Measures of Chinese character/English word recognition, phonological awareness, speeded
naming, visual-spatial skill, and processing speed were administered to 190 kindergarten
students in Hong Kong and 128 kindergarten and grade 1 students in the United States.
Across groups, the strongest predictor of reading itself was phonological awareness;
visual processing did not predict reading. For both groups, speed of processing strongly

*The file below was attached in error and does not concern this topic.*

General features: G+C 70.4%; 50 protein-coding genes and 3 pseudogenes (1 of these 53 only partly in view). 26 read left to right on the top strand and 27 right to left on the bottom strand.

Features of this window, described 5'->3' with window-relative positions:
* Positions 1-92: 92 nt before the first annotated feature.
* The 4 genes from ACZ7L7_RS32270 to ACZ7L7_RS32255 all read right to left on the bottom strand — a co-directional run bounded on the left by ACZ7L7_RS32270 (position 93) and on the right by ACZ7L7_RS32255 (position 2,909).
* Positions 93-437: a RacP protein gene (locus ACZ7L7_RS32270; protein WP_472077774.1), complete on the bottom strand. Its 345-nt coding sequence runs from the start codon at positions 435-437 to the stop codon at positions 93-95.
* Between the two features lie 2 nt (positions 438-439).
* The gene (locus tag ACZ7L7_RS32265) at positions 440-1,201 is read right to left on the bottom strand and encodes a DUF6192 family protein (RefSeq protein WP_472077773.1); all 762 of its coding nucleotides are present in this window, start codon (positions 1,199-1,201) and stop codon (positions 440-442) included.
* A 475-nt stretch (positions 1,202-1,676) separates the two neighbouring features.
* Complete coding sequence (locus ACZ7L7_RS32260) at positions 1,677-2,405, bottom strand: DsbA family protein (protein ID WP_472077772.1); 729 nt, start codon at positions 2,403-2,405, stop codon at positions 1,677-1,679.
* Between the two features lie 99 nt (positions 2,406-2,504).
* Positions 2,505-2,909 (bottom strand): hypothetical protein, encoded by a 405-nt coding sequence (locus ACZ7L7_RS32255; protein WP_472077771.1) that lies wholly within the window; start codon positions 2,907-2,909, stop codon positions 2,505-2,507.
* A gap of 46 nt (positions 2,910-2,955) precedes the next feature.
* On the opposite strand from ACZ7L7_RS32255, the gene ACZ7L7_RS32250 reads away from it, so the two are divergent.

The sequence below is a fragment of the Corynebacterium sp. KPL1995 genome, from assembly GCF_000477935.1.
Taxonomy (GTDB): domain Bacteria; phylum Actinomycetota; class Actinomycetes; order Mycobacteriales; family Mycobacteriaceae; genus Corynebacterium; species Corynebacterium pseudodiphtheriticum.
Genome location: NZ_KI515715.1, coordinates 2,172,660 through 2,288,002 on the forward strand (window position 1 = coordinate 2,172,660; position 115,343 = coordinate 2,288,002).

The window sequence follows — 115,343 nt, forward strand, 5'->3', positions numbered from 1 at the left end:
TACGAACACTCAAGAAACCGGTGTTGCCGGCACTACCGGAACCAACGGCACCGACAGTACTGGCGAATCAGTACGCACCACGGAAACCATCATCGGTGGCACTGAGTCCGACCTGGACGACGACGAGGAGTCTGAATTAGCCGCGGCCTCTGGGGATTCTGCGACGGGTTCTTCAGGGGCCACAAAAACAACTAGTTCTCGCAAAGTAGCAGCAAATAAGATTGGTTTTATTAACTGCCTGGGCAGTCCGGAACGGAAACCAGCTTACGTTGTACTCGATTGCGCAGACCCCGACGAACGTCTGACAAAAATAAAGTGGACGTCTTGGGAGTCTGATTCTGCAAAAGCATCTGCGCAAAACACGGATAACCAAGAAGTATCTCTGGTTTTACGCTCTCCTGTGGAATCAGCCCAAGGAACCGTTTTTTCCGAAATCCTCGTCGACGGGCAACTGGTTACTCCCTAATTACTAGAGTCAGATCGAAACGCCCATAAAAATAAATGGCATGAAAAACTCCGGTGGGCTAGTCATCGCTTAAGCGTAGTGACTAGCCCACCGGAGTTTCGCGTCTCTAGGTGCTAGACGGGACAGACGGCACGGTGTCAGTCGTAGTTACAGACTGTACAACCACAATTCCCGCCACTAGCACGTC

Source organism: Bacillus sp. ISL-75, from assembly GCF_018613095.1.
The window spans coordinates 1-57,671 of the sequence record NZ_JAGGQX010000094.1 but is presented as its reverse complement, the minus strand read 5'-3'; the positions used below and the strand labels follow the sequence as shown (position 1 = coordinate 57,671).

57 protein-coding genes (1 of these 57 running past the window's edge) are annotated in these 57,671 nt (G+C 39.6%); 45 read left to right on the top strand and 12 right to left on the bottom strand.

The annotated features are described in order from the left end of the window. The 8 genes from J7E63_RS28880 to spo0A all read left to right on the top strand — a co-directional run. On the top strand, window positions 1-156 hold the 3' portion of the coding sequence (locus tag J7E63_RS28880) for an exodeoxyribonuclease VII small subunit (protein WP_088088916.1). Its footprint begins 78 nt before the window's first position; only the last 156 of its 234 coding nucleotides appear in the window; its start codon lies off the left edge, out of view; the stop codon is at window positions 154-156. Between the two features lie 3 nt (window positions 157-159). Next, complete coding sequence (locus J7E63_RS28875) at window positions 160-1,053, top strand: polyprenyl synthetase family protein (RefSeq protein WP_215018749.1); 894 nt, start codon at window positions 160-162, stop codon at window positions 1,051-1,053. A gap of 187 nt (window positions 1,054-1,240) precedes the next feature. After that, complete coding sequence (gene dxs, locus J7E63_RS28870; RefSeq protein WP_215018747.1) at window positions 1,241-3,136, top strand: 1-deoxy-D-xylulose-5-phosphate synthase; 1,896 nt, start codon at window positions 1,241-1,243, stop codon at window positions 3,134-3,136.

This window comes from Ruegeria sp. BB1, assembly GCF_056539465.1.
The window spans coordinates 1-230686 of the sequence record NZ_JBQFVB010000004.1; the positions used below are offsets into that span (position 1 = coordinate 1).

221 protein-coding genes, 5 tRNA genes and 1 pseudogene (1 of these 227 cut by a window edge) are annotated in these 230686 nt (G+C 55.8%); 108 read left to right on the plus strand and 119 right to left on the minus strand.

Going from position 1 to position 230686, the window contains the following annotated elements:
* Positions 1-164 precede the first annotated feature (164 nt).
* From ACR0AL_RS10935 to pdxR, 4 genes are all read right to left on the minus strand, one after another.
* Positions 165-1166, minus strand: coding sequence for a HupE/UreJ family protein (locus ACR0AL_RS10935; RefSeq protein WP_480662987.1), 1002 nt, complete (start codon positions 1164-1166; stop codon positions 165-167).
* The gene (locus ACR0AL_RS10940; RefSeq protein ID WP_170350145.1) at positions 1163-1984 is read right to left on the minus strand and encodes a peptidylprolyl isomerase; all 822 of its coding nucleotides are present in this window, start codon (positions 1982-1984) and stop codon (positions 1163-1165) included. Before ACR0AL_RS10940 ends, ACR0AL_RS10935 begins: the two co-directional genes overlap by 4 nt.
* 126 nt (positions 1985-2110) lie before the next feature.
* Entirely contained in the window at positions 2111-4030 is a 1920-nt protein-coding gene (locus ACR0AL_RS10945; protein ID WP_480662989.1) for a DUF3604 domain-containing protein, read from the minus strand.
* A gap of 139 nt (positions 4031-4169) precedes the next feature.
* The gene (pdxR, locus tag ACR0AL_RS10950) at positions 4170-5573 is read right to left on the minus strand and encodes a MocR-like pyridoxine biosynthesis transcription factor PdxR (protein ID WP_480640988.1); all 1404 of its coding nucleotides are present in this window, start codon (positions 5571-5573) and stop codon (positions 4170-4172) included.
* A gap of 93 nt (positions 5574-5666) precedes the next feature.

predicted speeded naming, visual processing, and phonological awareness. Despite diversities
of culture, language, and orthography to be learned, models of early reading development
were remarkably similar across cultures and first and second language orthographies.